Among the schemes there were many so absurd, although calling for millions, as seemingly designed to cast ridicule upon the whole; still they found admirers all the same amidst the prevailing feverish excitement. “From morning till evening,” an eye-witness in Anderson’s “Origin of Commerce,” describes the scenes he saw in London,” the dealers in projects, as well as in South Sea stock, appeared in continual crowds all over Exchange Alley, so as to choak up the passage through it. Not a week passed without fresh projects, recommended by pompous advertisements in all the newspapers, which were now swelled enormously, directing where to subscribe to them. On some, sixpence per cent, was paid down; on others one shilling per cent.; and some came so low as one shilling per thousand at the time of subscribing. Some of the obscure keepers of those books of subscription, contenting themselves with what they had got in the forenoon, by the subscription of millions (one of which the author particularly well remembers) were not to be found in the afternoon of the same day, the room they had hired for a day being shut up, and they and their subscription books never heard of more. On others of those projects, two shillings and two shillings and sixpence per cent, was paid down; and on some ten shillings per cent, was deposited, being such as had some one or more persons of known credit to midwife them into the Alley. Some were divided into shares, instead of hundreds and thousands, upon each of which so much was paid down; and both for them and the other kinds there were printed receipts signed by persons utterly unknown. Persons of quality of both sexes were deeply engaged in many of these bubbles, avarice prevailing at this time over all considerations of either dignity or equity; the males coming to taverns and coffee-houses to meet their brokers, and the ladies to the shops of milliners and haberdashers for the same ends. Any. impudent impostor, whilst the delusion was at its greatest height, needed only to hire a room at some coffee-house, or other house near the Alley, for a few hours, and open a subscription book for something relative to commerce, manufactures, plantation, or some supposed invention, either newly hatched out of his own brain, or else stolen from some of the many abortive projects of others, having first advertised it in the newspapers the preceding day, and he might, in a few hours, find subscribers for one or two millions, or in some cases more, of imaginary stock.”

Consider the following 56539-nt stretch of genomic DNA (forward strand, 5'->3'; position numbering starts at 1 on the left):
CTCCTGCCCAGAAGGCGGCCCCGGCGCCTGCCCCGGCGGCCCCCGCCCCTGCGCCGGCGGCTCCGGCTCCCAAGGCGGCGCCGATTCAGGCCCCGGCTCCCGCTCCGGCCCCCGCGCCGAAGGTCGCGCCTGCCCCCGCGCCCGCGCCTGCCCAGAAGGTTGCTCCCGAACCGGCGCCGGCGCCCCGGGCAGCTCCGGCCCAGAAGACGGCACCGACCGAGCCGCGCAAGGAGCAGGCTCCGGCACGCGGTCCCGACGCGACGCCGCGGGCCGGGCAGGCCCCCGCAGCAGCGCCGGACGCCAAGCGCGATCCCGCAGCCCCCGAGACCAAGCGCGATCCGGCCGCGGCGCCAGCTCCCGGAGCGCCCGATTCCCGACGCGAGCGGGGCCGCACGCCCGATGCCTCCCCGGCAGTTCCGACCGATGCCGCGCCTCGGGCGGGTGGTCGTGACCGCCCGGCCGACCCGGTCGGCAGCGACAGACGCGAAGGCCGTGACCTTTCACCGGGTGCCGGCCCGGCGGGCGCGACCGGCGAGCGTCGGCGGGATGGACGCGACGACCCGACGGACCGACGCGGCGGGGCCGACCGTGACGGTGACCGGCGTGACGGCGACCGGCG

Among the legion of schemes of all kinds brought forward during the prevalence of the mania, about a hundred related to insurance. The comparatively small number shows how little the subject was yet understood or appreciated, which is further proved by the oddity of some of the insurance projects. At the Crown tavern, Smithfield, a “subscription-book” was opened, for establishing “An insurance-office for horses dying natural deaths, stolen, or disabled;” at the Fountain tavern there was started “A co-partnership for insuring and increasing Children’s fortunes at another place in the City subscribers came to put their names and money down for “Plummer and Petty’s Insurance from Death by drinking Geneva and, again, at another place in Exchange Alley, an enterprising person, William Helmes by name, set up a well-patronized “Assurance of Female Chastity.” Then there were started offices for “Assurance from lying for “Insurance from housebreakers for “Rum insurance for “Insurance from highwaymen,” and numerous others, one more absurd than the other, but all finding friends and admirers.